The Irrawaddy News
Burma democracy activist Debbie Stothard, coordinator of the Alternative Asean Network (Altsean), spoke to The Irrawaddy about the role of the Association of Southeast Asian Nations (Asean) in helping survivors of Burma’s cyclone.
Question: Asean has announced that the bloc will set up a task force to handle distribution of foreign aid for cyclone victims in Burma and will work with the UN to hold a donor conference in Rangoon on May 25. How much difference will it make to have international relief experts on the ground in Burma?
Answer: We certainly hope that this will open the doors for relief experts. The SPDC [the Burmese government] must understand that they cannot get something for nothing. If they want access to urgently-needed aid to rebuild the damage and threat to the economy caused by Cyclone Nargis, they must allow relief experts in to help the people. If they obstruct the Asean-led mechanism, Asean should wash their hands of the regime and endorse a humanitarian intervention. That means Indonesia and Vietnam must use their position at the UN Security Council to permit such intervention.
Q: Supplies are one thing, and getting them to the affected areas along with skilled support staff is another. Is it your understanding that foreign, Asian aid staff will be allowed unhindered access in numbers sufficient to make a difference?
A: We are extremely worried that despite the nice declaration made in Singapore on Monday there is no specific guarantee that this will happen. It must happen. Stopping aid supplies and aid experts from reaching those areas would be the equivalent of murdering those survivors—men, women and children.
Q: The meeting agreed that this Asean-led approach was "the best way forward" while Burma is still ignoring help from the western countries. Can Asean countries take the leadership role and pull this off? Or, as is the case in the past, will it be more words than real action?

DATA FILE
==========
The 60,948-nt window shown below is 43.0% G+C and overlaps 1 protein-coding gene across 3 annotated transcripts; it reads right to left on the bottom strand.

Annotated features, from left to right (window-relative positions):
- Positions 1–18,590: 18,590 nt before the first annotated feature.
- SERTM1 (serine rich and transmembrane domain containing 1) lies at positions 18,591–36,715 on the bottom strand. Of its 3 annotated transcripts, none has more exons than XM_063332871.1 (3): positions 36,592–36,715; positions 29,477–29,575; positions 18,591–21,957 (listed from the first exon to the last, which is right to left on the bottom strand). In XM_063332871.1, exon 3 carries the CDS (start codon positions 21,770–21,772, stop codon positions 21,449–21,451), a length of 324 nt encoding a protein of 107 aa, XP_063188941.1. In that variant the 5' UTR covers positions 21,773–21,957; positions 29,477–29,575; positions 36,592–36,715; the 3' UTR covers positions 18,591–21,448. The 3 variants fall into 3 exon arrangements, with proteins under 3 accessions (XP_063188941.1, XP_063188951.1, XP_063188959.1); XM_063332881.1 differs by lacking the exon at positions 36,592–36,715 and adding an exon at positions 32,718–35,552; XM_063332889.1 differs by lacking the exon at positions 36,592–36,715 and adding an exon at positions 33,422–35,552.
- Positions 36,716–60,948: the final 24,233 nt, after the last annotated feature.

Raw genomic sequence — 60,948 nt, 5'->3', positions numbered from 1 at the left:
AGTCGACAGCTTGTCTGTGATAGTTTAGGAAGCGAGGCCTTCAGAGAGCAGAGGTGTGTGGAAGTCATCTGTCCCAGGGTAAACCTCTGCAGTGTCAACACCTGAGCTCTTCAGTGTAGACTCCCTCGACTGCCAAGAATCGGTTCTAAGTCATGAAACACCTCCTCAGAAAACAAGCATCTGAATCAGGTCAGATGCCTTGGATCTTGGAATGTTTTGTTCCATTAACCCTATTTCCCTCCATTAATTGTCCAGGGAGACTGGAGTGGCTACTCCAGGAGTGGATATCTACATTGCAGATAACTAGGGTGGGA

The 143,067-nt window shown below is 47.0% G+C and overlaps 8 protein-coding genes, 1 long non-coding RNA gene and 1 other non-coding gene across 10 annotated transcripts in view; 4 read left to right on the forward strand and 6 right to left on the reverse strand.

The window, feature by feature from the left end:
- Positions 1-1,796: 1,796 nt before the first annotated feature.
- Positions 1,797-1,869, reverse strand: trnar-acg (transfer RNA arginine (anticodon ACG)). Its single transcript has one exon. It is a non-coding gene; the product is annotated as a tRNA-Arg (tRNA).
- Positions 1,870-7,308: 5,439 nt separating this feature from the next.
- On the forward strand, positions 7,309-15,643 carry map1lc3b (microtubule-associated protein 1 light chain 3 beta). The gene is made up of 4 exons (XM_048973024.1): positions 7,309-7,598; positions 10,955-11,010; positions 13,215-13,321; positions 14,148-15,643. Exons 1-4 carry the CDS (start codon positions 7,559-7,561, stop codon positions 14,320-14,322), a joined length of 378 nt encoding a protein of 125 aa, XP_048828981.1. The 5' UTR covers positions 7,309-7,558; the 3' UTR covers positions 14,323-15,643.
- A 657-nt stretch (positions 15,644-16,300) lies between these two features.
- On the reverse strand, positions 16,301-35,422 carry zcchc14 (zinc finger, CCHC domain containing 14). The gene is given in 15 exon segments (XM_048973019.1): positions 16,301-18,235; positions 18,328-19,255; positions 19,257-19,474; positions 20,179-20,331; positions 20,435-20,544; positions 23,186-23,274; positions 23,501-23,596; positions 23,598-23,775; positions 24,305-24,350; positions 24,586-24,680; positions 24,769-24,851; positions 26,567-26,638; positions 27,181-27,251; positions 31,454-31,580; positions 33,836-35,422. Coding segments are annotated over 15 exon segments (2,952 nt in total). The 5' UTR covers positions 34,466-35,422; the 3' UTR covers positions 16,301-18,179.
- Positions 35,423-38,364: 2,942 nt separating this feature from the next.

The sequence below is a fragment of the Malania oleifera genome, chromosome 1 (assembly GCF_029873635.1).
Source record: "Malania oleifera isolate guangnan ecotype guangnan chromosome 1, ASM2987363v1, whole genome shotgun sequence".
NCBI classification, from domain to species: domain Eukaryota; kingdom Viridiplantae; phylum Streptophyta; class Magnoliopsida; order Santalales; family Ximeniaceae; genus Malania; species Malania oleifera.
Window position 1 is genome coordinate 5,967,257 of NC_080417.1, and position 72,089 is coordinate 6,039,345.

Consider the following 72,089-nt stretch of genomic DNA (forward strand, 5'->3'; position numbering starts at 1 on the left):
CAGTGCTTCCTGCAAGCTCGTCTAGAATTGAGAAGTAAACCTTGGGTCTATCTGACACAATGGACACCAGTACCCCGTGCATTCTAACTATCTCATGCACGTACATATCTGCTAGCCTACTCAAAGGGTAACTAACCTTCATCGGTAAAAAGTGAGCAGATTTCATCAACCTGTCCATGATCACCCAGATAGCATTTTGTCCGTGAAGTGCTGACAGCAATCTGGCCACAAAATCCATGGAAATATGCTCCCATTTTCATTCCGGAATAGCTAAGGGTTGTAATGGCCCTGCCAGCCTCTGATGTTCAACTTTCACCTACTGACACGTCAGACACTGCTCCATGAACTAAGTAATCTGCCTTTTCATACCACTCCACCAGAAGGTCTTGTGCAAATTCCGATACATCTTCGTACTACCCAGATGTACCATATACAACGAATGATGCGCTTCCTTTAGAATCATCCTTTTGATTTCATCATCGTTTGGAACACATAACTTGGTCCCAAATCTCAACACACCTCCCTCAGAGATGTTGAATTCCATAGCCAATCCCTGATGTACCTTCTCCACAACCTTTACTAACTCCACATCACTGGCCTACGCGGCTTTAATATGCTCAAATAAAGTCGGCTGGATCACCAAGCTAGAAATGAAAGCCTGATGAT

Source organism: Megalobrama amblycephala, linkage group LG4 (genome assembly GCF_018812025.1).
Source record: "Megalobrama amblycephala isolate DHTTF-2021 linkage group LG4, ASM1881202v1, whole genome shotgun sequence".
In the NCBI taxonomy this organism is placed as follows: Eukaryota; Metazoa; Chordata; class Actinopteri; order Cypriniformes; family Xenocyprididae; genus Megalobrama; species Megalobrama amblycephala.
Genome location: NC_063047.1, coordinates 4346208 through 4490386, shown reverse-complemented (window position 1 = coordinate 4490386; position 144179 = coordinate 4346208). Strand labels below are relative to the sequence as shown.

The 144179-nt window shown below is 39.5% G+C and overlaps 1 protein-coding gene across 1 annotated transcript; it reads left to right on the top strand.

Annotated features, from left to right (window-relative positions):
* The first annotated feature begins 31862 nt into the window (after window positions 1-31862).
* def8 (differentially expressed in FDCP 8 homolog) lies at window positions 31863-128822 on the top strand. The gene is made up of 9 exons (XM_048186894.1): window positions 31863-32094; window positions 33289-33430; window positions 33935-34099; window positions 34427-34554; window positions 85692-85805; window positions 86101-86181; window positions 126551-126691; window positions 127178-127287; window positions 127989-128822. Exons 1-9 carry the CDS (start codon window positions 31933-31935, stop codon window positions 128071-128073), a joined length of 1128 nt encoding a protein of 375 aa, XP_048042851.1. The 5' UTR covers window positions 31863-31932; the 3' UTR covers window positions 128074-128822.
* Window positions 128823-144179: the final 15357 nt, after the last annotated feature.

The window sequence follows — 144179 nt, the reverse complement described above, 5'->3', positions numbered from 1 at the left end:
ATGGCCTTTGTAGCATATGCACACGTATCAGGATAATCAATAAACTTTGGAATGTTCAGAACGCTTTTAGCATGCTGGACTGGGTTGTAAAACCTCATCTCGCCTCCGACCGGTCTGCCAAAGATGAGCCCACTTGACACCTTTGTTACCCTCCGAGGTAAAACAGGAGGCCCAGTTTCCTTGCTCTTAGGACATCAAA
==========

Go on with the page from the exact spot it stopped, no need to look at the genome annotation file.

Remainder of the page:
A: This is the test of Asean's ability and will. If Asean's leaders don't pull this off, they deserve to be dropped off in the worst-affected parts of the Irrawaddy delta without clean water, supplies or equipment. They have already caused a lot of damage by their previous inaction on this crisis.
Q: Will Asean have a way to get aid directly into the delta? Aid through Rangoon will create a bottleneck. Aid must be delivered by helicopters to the most remote areas. Will Asean push for airborne access, via helicopters or air drops, directly into the delta?
A: If Asean wants to use the most practical and effective way, it is essential they use helicopters to deliver supplies, equipment and personnel.
Q: Asean Secretary-General Surin Pitsuwan said that he has already received support from the UNOCHA and the World Bank. But the World Bank said it is not in a position to give aid to Burma, saying the cyclone-hit country has been in debt repayment arrears since 1998. How will Asean hope to get the money necessary, which, according to some sources, could be as much as US $10 billion?
A: Asean itself does not have that kind of money to spare on such an effort. This is why it must convince the SPDC to cooperate with the international community, which has already pledged assistance. The SPDC is getting billions of dollars in revenue from exploiting Burma's natural resources. They should use that money to rebuild the infrastructure of the delta.
Q: Do you expect the leadership of Asean to take a proactive role?
A: Asean cannot afford to be the silent partner in this situation.
We believe Dr Surin knows what to do but he needs the wholehearted and united backing of Asean governments and his secretariat.
Q: What else can Asean do to get Burma to open up to allow international experts
and aid to get to the cyclone victims rapidly and directly?
A: Well, for a start Asean could borrow the services and equipment of the various foreign navies anchored off the coast of Burma, and on standby in Thailand. Those assets are ready and waiting. Asean can also start transporting the supplies from those ships into the delta area. Since the SPDC is so afraid of being attacked with food and medicines, that could be the most productive compromise for now.